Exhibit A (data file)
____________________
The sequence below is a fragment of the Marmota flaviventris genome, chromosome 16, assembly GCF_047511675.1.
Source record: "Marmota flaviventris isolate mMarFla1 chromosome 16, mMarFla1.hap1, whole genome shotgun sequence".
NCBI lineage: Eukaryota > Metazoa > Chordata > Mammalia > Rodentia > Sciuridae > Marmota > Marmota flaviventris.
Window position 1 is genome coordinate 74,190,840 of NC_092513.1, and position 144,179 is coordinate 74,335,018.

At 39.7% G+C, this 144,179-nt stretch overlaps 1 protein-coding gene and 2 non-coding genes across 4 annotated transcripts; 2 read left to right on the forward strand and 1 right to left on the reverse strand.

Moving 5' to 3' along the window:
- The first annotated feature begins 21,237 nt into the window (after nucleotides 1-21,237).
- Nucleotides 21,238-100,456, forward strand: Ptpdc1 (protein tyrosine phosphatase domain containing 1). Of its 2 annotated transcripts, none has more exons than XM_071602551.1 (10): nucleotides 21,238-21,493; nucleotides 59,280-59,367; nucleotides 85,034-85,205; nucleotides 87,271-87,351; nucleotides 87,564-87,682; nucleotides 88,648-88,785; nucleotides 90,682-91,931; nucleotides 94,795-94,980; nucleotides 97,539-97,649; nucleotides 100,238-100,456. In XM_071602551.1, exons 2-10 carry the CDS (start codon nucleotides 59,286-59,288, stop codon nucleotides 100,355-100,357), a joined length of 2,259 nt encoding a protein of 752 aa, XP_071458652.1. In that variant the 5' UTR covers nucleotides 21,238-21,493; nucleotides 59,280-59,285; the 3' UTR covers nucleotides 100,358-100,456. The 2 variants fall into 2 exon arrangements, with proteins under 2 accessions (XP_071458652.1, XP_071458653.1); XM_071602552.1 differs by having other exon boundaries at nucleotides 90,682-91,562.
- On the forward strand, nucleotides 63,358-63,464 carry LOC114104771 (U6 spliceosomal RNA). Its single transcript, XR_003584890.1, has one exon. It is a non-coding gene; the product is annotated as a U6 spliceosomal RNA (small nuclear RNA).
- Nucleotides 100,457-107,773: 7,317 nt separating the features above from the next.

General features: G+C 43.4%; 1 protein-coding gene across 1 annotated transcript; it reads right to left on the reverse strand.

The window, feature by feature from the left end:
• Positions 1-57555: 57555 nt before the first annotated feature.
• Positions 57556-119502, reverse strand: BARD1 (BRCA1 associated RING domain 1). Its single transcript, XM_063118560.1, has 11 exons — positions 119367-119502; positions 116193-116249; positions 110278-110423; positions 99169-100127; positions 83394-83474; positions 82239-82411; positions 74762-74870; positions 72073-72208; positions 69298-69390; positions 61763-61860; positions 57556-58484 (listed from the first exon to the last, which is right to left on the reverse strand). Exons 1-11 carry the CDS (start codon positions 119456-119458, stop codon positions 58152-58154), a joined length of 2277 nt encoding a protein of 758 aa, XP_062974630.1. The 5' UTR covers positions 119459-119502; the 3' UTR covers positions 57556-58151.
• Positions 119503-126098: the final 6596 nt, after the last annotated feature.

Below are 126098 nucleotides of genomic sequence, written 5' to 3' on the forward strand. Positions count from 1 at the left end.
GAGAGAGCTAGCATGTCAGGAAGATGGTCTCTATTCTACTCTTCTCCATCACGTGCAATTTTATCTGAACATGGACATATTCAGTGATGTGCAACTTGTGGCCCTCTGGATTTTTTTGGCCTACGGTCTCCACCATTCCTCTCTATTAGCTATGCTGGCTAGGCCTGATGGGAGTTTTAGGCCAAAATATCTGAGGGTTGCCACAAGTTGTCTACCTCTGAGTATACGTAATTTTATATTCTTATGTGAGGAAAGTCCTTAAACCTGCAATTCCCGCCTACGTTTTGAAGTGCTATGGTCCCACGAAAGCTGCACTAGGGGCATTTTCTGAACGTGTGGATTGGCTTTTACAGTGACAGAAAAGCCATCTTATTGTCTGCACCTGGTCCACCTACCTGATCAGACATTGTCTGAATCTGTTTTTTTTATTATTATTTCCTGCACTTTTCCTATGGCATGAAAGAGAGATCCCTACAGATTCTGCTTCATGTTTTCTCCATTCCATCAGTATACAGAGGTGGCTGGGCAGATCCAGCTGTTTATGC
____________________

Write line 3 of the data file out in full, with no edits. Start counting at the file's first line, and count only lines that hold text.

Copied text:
NCBI lineage: Eukaryota > Metazoa > Chordata > Mammalia > Rodentia > Sciuridae > Marmota > Marmota flaviventris.